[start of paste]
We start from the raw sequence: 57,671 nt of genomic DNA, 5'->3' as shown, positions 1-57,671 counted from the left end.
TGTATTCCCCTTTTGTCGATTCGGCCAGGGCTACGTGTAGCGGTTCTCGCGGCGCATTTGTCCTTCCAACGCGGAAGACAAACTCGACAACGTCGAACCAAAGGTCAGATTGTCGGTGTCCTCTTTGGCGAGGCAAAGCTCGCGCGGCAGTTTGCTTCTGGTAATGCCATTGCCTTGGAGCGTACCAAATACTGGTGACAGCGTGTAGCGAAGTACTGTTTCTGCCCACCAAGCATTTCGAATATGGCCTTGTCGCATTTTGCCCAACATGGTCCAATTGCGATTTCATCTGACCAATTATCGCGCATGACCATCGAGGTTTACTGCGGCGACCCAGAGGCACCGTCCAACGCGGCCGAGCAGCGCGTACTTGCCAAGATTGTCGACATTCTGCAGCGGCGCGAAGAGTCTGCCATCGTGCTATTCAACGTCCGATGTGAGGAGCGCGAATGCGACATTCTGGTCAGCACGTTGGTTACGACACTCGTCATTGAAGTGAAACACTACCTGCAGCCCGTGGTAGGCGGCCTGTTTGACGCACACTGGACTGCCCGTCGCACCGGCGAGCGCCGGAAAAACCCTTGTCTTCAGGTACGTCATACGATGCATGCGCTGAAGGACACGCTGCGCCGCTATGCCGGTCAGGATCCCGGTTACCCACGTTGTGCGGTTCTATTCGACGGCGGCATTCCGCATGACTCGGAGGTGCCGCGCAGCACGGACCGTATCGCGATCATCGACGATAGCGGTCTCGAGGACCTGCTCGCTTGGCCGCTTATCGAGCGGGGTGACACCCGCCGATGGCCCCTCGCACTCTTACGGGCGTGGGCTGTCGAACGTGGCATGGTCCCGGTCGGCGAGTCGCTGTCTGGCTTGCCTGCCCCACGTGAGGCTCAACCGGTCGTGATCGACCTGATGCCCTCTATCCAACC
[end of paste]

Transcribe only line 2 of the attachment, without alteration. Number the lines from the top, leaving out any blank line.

TGTATTCCCCTTTTGTCGATTCGGCCAGGGCTACGTGTAGCGGTTCTCGCGGCGCATTTGTCCTTCCAACGCGGAAGACAAACTCGACAACGTCGAACCAAAGGTCAGATTGTCGGTGTCCTCTTTGGCGAGGCAAAGCTCGCGCGGCAGTTTGCTTCTGGTAATGCCATTGCCTTGGAGCGTACCAAATACTGGTGACAGCGTGTAGCGAAGTACTGTTTCTGCCCACCAAGCATTTCGAATATGGCCTTGTCGCATTTTGCCCAACATGGTCCAATTGCGATTTCATCTGACCAATTATCGCGCATGACCATCGAGGTTTACTGCGGCGACCCAGAGGCACCGTCCAACGCGGCCGAGCAGCGCGTACTTGCCAAGATTGTCGACATTCTGCAGCGGCGCGAAGAGTCTGCCATCGTGCTATTCAACGTCCGATGTGAGGAGCGCGAATGCGACATTCTGGTCAGCACGTTGGTTACGACACTCGTCATTGAAGTGAAACACTACCTGCAGCCCGTGGTAGGCGGCCTGTTTGACGCACACTGGACTGCCCGTCGCACCGGCGAGCGCCGGAAAAACCCTTGTCTTCAGGTACGTCATACGATGCATGCGCTGAAGGACACGCTGCGCCGCTATGCCGGTCAGGATCCCGGTTACCCACGTTGTGCGGTTCTATTCGACGGCGGCATTCCGCATGACTCGGAGGTGCCGCGCAGCACGGACCGTATCGCGATCATCGACGATAGCGGTCTCGAGGACCTGCTCGCTTGGCCGCTTATCGAGCGGGGTGACACCCGCCGATGGCCCCTCGCACTCTTACGGGCGTGGGCTGTCGAACGTGGCATGGTCCCGGTCGGCGAGTCGCTGTCTGGCTTGCCTGCCCCACGTGAGGCTCAACCGGTCGTGATCGACCTGATGCCCTCTATCCAACC